What is the main idea of the short story The Lottery?
The theme, or central idea, of “The Lottery” is the need to examine the traditions we follow and to abandon or radically modify those that are harmful. We shouldn’t stick to a tradition, the story shows, simply because it has always been followed.
What is the best summary of The Lottery?
What is the best summary of the main conflict in “The Lottery”? The main conflict is between an individual and society. In the story, the townspeople have a yearly ritual that involves sacrificing a villager to ensure a good harvest. After Tessie Hutchinson is selected, she is attacked by the entire community.
What is Shirley Jackson trying to say in the lottery?
In ‘The Lottery,’ the central idea is that people should not blindly follow traditions without questioning them.
Why did Shirley Jackson wrote the lottery?
Shirley Jackson’s purpose in writing “The Lottery” was to show ordinary people in small-town America committing an evil act without any malevolent motive, or even any motive at all. … Jackson gives a plausible account of how such events might have occurred.
What happens in the end of the lottery?
The winner of the lottery is stoned to death by the townspeople. Jackson uses foreshadowing to hint at the shocking ending by revealing the characters’ increasing nervousness as the event draws near.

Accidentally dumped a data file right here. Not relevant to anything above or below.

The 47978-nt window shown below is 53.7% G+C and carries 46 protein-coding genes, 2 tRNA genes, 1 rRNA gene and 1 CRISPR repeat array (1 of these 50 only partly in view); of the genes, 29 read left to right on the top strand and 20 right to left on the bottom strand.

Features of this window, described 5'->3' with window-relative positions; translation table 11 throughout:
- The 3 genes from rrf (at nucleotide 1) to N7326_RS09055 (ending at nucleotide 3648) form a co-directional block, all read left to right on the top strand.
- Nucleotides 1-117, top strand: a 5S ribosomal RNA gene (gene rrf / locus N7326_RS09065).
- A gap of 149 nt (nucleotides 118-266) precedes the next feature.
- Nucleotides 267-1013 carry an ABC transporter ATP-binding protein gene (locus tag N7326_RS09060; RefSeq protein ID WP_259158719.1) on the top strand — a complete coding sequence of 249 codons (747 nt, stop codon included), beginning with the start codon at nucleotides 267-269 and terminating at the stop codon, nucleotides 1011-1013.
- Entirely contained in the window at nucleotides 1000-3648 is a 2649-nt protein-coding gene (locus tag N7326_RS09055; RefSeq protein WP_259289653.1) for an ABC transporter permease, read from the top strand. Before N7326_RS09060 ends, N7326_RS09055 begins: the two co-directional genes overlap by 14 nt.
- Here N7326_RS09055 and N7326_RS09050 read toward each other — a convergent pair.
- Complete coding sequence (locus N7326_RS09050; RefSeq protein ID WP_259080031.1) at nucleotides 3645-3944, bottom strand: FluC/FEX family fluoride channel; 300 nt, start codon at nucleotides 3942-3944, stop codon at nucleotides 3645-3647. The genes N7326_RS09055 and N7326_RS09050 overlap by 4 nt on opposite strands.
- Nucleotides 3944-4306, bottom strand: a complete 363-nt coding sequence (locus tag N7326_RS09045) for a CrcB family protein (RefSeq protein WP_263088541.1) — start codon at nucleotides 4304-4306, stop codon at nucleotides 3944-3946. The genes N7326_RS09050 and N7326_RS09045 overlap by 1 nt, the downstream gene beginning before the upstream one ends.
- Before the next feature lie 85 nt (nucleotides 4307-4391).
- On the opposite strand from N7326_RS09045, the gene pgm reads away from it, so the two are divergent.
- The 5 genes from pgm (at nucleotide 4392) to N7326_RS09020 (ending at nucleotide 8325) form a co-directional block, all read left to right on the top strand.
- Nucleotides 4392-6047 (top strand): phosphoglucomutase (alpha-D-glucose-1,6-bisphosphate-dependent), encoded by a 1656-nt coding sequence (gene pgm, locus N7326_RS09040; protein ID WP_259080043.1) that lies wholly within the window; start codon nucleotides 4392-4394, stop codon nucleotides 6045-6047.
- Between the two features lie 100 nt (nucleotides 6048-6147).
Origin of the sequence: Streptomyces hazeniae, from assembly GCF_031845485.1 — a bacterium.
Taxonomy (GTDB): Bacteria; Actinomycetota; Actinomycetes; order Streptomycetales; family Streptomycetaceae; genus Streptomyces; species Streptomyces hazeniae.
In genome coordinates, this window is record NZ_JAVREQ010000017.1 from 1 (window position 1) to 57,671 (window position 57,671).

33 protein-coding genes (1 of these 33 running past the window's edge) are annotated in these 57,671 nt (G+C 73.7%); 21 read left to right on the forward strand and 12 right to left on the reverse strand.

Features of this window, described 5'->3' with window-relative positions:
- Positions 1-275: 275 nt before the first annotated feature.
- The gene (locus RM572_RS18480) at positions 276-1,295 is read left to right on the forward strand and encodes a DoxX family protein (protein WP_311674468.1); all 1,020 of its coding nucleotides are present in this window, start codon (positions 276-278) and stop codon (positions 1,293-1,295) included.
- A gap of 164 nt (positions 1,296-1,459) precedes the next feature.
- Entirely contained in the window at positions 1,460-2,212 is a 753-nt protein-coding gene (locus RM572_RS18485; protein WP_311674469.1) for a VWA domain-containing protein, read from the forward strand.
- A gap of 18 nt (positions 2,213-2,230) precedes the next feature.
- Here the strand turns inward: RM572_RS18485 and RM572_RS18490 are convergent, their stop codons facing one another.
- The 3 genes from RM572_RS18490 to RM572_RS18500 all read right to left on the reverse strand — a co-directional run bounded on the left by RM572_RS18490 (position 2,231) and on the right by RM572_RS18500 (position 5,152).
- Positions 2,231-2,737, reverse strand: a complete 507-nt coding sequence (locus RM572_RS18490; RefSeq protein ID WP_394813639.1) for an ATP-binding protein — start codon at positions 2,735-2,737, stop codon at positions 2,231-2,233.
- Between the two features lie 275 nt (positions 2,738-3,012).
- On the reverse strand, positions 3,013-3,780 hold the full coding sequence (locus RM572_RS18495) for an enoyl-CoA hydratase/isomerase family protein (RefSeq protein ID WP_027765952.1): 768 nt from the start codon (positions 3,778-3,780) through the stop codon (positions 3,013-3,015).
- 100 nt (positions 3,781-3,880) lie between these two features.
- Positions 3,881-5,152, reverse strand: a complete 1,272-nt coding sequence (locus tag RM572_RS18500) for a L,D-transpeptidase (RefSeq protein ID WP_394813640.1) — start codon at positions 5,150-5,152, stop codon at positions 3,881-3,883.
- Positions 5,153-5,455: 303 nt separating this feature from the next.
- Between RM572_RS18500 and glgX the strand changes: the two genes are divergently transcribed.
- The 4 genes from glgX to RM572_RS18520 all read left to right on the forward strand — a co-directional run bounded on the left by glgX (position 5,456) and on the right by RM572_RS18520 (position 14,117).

Who finally wins the lottery in the short story The Lottery?
Tess Hutchinson wins the lottery.
Why was Tessie killed in the lottery?
Tessie is stoned to death because she’s the “winner” of the lottery. The townspeople seem to believe that unless they sacrifice one of their own, crops will fail. It’s an old tradition, and very few think to question it at all.
What does the lottery symbolize?
The lottery represents any action, behavior, or idea that is passed down from one generation to the next that’s accepted and followed unquestioningly, no matter how illogical, bizarre, or cruel.
How does the story the lottery relate to real life?
“The Lottery” relates to real life because it shows us how people can easily be repressed by the communities they inhabit. Most of us derive great strength and comfort from the communities in which we live. But too many people are repressed by the communities in which they live.
How do the villagers feel about the lottery?
The townspeople have mixed reactions to the annual lottery. Some are genuinely excited about it—the children who don’t know any better think it’s an opportunity to play and talk together. … The adults also do not display much seriousness, until the actual lottery begins.